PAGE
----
But it’s a mile wide and an inch deep, this river of information. And it’s full of shit. It’s bad to swim in. It’s the digital equivalent of the frozen burrito and hot fries lunch I used to nosh on from the local Kum & Go (I used to pair it with a large Code Red but after a friend called the drink a Kum Guzzler I went with water).

We are choking in the shallow waters, but first we’re drowning the mainstream media. And we seem happy about it. Places like the Denver Post, they might have a couple decades left. They will continue their digital lives and boast about MILLIONS of page views while not saying much about dwindling revenue. It's nice when the world can read your story. But people in Kyrgyzstan are not buying local ads or subscriptions.

The days of picking up a newspaper and leafing through the broadsheet are close to an end. Ask anyone under the age of 25 when they last picked up a newspaper and read it. While you're at it, ask them the last time they watched a TV newscast. They get their news on Facebook, whatever that means. They are the Cassandras, only we can believe them. The data don't lie.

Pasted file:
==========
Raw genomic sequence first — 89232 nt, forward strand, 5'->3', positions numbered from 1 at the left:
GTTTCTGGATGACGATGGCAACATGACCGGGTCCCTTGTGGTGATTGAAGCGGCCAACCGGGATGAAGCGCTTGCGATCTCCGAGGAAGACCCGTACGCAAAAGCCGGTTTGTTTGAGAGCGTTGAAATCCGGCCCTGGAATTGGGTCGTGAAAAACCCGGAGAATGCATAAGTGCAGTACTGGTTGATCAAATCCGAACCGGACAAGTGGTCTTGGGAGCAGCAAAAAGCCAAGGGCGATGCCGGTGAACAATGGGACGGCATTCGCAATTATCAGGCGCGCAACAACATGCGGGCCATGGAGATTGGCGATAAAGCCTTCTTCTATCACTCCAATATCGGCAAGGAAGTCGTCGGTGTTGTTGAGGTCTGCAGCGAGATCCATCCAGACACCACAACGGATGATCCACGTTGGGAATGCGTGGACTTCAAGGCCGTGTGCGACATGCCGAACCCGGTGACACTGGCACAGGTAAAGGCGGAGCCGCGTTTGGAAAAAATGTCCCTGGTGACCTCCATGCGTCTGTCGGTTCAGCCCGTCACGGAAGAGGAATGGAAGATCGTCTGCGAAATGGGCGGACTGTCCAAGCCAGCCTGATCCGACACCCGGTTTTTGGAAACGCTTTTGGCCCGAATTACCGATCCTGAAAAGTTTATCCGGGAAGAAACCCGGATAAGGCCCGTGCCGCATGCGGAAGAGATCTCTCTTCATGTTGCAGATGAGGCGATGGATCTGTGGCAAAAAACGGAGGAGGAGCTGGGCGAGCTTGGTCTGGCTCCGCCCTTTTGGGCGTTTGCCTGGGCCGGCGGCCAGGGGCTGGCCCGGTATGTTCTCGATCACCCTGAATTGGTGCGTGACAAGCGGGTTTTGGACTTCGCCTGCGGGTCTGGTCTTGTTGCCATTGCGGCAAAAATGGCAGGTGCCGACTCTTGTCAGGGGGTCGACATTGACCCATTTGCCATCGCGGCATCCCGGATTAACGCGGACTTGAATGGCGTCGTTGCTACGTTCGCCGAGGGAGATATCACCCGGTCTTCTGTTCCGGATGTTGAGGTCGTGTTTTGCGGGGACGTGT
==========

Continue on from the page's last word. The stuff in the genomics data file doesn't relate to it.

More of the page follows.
And that’s a goddamned shame because mainstream journalists are as vital as police, as necessary (and often as heroic) as firefighters. They’re the people who keep government accountable; they’re the ones who ask uncomfortable questions of people in power — not to be dicks but because that’s the job. It’s ugly and uncomfortable. It’s hard work. But it’s not a gig where you’re supposed to be liked. It’s a calling. After 30-plus years of responding to the call — as a reporter, editor and producer in radio, newspapers, magazines and television —  I miss it every day.

Being a journalist does not mean posting "thrifty Thursday" Instagrams of your latest fashion find that you're going to be wearing on tonight's newscast. It is not about the likes and followers on social media. That's being a news personality. An entertainer who thinks they're important because they're on television. Horrifying.

Being a journalist means being belittled, being ignored, being indefatigable. It means busting your ass to be accurate and fair, even knowing that when you show people the work you’ve done the response will often be a shrug, a meh, or a cry of “fake news.” It means shaking that off and going back out the next day to ask questions and get answers, because people have a right to know.

As newspaper newsrooms swirl, and as daily newspapers become digital ghosts of their former glorious selves, too many civilians will see it as self-pitying journalists mourning a dead way of life. At first they will not see the ripple effect, as government officials realize they can do things without the prying eyes of a free press. Only when people are fed up with the secrecy and the corruption will they realize what they've lost, and with a mixture of desperation and anger they will turn to what’s left of the media and ask, “Why the hell didn’t you tell us?”

No comments: